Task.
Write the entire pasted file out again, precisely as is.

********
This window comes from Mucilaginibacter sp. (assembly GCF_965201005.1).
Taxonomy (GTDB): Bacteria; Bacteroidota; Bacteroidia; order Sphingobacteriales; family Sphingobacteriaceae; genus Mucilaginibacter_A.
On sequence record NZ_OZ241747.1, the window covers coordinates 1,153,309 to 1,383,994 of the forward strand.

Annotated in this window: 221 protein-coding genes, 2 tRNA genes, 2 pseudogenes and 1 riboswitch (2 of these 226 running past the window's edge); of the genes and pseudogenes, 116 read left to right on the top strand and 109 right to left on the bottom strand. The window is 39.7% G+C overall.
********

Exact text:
This window comes from Mucilaginibacter sp. (assembly GCF_965201005.1).
Taxonomy (GTDB): Bacteria; Bacteroidota; Bacteroidia; order Sphingobacteriales; family Sphingobacteriaceae; genus Mucilaginibacter_A.
On sequence record NZ_OZ241747.1, the window covers coordinates 1,153,309 to 1,383,994 of the forward strand.

Annotated in this window: 221 protein-coding genes, 2 tRNA genes, 2 pseudogenes and 1 riboswitch (2 of these 226 running past the window's edge); of the genes and pseudogenes, 116 read left to right on the top strand and 109 right to left on the bottom strand. The window is 39.7% G+C overall.